Additionally, lenders that offer investment options will sometimes offer lower interest rates on mortgage if a client agrees to transfer a considerable portfolio to their firm. For example, at the time of writing, Charles Schwab will give a .25% interest rate discount if you have $250k-$999k invested with them, with increasing discounts for more invested, all the way up to a full 1% discount for assets over $10 million.
At the other end of the spectrum, folks who are unable to accumulate a “standard” down payment of 20% will typically have to pay for private mortgage insurance (PMI) with their mortgage payments, which is often effectively equivalent to an extra .5%-1% of interest.
Expense Ratios: Some mutual fund providers, like Vanguard, offer different “tiers” or “classes” of shares based on how much you invest in the fund. The higher tier classes can have lower overall expense ratios. That is, the percentage of invested money that you pay in expenses each year is less. Vanguard has three tiers: “Investor”, “Admiral” and “Institutional. For a broad based index fund, you need a minimum of $3,000 to qualify for Admiral shares and $5 million for Institutional shares.
For example, VTSAX and VITSX are respectively the Admiral and Investor share classes for Vanguard’s Total Stock Market index fund. VITSX has an expense ratio of 0.03%, while VTSAX is 0.04%. Now, granted, that’s not that much relatively speaking: for $5 million invested, the difference between these two expenses would only be $500 a year. (Also, people of more modest means sometimes have access to VITSX through retirement accounts, and can also get the lower expenses with the ETF equivalent of these funds.)
Rewards or Bonuses: We’ve already touched on the fact that it’s possible to get an interest rate discount on a mortgage by having a large investment at a brokerage. But there are other perks or rewards that are offered on financial products just from having a large brokerage account. For example, Bank of America gives higher interest rates on savings accounts, larger credit card cash bank rewards, and reduced fees on certain types of transactions if you keep a certain amount of money in your Bank of America or Merrill accounts. Other firms will just directly give a cash bonus from opening a new account funded at a certain minimum level.
On the subject of credit card rewards, a slightly more debatable example are the premium credit cards, like Amex Centurion Card. Without descending into all the intricate details of credit card reward points, it’s not uncommon for something like the Centurion Card to offer bigger cash rewards or better point spend than lower scale cards, which for many people more than makes up for the initiation and renewal fees of these cards. Now, some will argue that the huge amounts you have to the charge to qualify for and keep it are actually a very high “cost” that has to be accounted for, but that’s not true if a person would be spending that money anyway: from their perspective the rewards are just an ancillary bonus they get from a wealthy lifestyle.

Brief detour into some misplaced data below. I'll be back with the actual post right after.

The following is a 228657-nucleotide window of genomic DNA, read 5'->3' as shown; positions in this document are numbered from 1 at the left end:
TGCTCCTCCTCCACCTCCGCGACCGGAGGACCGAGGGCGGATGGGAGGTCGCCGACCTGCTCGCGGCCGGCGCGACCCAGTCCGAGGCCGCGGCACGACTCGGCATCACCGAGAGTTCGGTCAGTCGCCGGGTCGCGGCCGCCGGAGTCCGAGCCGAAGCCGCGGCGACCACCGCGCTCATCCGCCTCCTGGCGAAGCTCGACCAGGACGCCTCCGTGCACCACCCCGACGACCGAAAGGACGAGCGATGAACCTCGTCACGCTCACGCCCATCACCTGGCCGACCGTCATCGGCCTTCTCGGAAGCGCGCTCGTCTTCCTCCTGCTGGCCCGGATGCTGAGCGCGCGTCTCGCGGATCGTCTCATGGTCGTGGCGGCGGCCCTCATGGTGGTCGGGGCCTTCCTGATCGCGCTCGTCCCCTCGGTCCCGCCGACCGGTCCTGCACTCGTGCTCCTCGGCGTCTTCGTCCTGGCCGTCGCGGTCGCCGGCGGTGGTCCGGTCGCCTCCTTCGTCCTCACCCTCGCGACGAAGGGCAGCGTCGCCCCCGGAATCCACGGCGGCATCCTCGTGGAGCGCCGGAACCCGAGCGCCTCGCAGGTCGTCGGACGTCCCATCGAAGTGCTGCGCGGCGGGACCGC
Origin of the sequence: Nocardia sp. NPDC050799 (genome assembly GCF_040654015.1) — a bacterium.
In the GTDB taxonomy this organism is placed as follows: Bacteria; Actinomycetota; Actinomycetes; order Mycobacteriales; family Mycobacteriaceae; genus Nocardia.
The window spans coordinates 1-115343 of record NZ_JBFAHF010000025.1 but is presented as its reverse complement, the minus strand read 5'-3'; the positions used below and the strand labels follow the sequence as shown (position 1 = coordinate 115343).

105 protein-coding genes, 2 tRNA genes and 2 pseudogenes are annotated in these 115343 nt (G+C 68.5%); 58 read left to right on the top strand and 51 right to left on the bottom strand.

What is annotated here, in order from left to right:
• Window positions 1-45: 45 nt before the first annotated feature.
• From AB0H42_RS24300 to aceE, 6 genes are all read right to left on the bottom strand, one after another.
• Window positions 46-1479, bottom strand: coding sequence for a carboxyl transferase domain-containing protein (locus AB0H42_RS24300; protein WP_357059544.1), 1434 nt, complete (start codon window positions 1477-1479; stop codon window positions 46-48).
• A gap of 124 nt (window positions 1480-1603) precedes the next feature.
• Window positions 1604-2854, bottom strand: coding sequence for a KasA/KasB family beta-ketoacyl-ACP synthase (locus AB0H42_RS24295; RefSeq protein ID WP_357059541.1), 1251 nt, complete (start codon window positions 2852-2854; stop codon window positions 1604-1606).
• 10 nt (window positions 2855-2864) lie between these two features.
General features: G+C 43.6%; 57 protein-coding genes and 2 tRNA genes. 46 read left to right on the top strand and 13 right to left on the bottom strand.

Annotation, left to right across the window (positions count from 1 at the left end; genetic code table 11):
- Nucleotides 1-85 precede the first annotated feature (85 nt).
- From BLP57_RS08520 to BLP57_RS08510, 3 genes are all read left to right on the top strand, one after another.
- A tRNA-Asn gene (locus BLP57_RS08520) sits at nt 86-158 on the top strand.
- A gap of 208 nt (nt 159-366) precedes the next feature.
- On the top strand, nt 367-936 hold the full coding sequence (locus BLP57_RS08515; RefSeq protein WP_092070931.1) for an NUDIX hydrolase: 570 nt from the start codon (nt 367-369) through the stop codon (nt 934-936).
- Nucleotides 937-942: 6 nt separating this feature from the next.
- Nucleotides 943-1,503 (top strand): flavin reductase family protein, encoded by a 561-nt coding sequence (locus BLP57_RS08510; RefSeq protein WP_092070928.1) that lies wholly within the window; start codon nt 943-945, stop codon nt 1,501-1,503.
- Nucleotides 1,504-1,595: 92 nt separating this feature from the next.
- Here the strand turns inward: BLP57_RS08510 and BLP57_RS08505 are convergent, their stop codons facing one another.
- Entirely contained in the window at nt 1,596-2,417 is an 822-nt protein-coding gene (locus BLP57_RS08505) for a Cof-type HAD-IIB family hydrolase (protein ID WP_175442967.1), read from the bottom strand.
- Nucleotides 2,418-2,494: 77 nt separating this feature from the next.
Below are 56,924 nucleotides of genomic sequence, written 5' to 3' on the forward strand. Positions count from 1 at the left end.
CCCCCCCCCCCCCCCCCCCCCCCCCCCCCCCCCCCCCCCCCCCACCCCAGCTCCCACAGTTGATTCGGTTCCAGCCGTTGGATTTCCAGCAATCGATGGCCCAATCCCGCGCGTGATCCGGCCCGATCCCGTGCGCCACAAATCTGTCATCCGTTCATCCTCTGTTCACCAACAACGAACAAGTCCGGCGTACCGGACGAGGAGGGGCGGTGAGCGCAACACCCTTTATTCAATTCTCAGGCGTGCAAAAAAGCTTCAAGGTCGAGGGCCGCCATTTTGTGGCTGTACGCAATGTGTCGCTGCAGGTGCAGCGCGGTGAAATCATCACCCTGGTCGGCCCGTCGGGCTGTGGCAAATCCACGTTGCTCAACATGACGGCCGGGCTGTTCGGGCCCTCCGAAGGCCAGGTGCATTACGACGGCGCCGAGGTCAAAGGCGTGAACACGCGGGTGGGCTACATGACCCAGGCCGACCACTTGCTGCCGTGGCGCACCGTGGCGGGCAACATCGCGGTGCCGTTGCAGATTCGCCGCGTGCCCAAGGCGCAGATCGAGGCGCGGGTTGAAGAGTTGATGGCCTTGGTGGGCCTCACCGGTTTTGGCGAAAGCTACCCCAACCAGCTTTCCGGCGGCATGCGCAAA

Why are Vimes Goods Common in Finance?
Those are just a few examples of Vimes goods that show up in the financial world, and many more could be listed. So why are there so many of these goods in finance? First, financial products are often inherently quantitative, which makes it much easier to directly assess all of the cost/benefit trade-offs. In contrast, for physical goods it can be tough to tell whether the extra cost of a product really buys you greater durability.
Second, consumers often have much less brand loyalty in this space. No doubt there’s some loyalty: people may choose Vanguard over Fidelity out of some preference for the years of good will and branding generated by John Bogle, the founder of Vanguard. But overall, because the properties of a financial product can be quantified so accurately, people will walk away for a better deal. This leads to competition over quality.
Finally, I think it’s often just easier to generate or come up with these deals that lead to benefits for wealthier clients. Producing a higher quality “buy it for life” physical product requires a degree of ingenuity or innovation that is difficult: can you really design a boot that will last longer at only a smaller initial higher cost? In contrast, financial businesses can easily offer the deals mentioned above and still come out ahead. For example, credit cards with high rewards that require bigger spends can generate profits from merchant fees. Loans that have equities as collateral are less risky for a bank because the collateral is liquid and can be priced accurately, meaning they are much less likely to lose money in a default.
So, what’s the take-away? Well, lessons about the power of early savings and compounding interest are some of the most oft-repeated advice in the world of investing and personal finance. The existence of Vimes goods in this space points out yet another way in which early accumulation of wealth can lead to a snowball effect through decreased costs or bonuses.